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Sultan Saeed Al Darmaki: We are all Emiratis
May 25, 2012
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Is it just myself or am I not the only one who is getting really annoyed of hearing about a certain topic that is often talked about in a negative manner amongst some of the Emirati population in the UAE? That certain topic is about which Emirati citizens are pure or not.

I honestly don’t know how a topic that is the exact copy of the “White Supremacy” concept can be a favourite amongst educated groups of people. Does it really make a difference or should it be made obvious that Emirati citizens who are either of different origins, having parents who were not Emirati citizens, or having Non-Emirati mothers should be labelled as impure? It doesn’t make a difference at all, but it will make a difference to how they perceive you if they see you talking about this in a negative way.

The concept of Nationalism is based upon the love, loyalty and hard work of the citizens; it is not based on the colour of their skin, hair or eyes, it is not based on how their genetic code is the perfect combination for being a pure Emirati, and it is not based upon the way people speak or pronounce things.

There are those that argue that people who don’t exhibit a fixed set of cultural behaviours or follow a fixed set of traditions should never be considered to be from the country they have the citizenship of. Let’s be realistic, everyone is different and that is a good thing, differences provided opportunities for growth and prosperity. Another thing we need to know is that even though we are all different, in the end when it all comes down to love for the UAE, we are all united.

What most people tend to overlook in the traditions of the UAE, is that we were and always will be welcoming to everyone who comes to the country and we will always try our best to give people a second chance in life.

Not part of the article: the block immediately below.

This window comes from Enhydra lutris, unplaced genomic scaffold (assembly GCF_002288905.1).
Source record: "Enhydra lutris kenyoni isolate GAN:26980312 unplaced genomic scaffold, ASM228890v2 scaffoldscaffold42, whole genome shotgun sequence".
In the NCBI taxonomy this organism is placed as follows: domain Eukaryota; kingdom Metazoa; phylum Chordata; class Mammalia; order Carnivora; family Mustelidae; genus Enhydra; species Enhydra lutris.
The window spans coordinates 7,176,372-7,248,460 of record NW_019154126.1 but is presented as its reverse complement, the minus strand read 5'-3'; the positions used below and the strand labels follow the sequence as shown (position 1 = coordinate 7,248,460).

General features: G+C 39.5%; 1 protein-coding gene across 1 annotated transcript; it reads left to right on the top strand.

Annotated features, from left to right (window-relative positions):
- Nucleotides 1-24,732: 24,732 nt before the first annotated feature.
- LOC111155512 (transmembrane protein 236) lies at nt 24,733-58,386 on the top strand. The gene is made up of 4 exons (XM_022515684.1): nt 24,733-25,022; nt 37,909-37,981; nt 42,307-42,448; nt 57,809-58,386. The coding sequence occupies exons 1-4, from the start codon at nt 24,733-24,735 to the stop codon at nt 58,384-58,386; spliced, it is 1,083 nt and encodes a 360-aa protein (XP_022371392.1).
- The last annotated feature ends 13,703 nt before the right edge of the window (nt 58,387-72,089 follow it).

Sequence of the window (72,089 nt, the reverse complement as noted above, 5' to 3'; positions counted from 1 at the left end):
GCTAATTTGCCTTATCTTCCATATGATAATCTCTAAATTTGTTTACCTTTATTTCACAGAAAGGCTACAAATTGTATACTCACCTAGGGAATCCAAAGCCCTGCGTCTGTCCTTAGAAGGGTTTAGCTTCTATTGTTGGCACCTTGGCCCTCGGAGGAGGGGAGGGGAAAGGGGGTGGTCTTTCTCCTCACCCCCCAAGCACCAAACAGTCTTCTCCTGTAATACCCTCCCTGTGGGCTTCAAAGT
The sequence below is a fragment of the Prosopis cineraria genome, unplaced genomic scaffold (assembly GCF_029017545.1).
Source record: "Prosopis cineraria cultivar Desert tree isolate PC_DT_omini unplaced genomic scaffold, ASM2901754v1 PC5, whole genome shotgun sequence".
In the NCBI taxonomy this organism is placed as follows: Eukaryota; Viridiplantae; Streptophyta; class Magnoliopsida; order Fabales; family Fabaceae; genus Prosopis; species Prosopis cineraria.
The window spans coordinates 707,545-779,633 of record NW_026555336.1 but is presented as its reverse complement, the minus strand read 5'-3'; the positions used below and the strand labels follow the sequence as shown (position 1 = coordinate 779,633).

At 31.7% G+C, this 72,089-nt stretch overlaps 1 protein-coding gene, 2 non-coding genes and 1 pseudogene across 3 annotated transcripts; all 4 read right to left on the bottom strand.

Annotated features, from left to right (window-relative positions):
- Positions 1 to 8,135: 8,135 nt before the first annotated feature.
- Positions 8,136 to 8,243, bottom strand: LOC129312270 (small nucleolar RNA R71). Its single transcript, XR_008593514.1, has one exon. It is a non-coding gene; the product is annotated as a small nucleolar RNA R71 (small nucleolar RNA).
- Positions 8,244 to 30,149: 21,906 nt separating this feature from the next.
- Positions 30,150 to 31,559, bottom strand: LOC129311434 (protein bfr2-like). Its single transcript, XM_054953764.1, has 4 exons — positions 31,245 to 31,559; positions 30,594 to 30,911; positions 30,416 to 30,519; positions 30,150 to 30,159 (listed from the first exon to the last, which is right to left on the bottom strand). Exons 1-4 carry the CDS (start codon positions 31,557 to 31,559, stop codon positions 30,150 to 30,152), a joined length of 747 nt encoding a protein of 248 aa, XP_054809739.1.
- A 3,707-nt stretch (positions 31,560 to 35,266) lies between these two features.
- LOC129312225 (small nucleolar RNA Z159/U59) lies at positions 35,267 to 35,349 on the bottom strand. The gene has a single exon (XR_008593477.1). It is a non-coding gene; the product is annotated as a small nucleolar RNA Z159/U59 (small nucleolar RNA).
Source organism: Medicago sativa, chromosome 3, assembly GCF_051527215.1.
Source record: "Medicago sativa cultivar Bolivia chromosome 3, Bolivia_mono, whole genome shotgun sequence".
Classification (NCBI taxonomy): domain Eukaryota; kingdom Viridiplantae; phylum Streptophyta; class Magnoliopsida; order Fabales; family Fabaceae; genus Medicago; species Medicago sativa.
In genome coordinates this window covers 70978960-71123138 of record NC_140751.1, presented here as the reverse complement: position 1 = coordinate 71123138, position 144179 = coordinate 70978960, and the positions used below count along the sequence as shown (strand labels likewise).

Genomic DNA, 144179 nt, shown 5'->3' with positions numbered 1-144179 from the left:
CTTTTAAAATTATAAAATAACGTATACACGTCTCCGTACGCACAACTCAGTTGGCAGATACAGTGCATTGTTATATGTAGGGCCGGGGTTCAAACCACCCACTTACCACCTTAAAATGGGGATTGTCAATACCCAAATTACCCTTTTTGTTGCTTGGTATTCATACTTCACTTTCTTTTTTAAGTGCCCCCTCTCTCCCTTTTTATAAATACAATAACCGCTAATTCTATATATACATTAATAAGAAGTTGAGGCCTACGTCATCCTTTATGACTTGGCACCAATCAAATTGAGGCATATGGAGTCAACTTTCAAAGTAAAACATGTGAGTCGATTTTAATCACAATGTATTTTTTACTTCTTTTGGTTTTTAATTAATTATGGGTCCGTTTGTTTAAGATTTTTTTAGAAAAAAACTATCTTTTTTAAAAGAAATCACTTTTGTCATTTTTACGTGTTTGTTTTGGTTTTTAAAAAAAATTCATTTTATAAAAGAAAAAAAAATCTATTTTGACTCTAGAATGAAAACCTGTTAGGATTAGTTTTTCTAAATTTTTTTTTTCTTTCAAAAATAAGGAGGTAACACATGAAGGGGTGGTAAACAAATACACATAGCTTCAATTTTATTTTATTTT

Why do you think that the UAE has developed at an extraordinary rate within the past 40 years? It is not only because of the oil, but it is because our leaders have emphasized the concept of tolerance and diversity which not only made it a safe place to live in but also made it a hub that bridges the East and the West together.

We owe a number of the good things that we have to Non-Emiratis and if we feel that making them Emirati citizens is one of the ways to reward them then it is not a problem because we will be getting more benefits out of them when they are Emiratis.

Some of you may be saying that what this country needs are more pure Emirati citizens. I have no issue with that but don’t let a noble concept like that be turned into a tool for xenophobia. People can always retain their cultures and traditions but they shouldn’t let that retention stop them from embracing differences. If you feel that you can’t retain them because of a foreign presence then the problem is with you and not with that presence.

We should be happy that we have Emirati citizens that can offer something to the country; regardless of pure or impure, at the end we are all humans. The concept of purity is fictional, we all live on the same planet and none of us have the right to say who does and doesn’t belong on it based on looks or origins.

If we had a doctor from abroad and we gave him/her Emirati citizenship then that is good. If we had another doctor who was already an Emirati then that is good as well. So if we have both then that is actually great for us, we should be thankful we can get the best of both worlds. In the end, we are all Emiratis and we want the world to know us based on who we are as a united people, not as a country with domestically divided ethnicities.

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The writer, based in Abu Dhabi,
is a graduate of New York Institute
of Technology (AD). He is the author
of Under My Black Halo.

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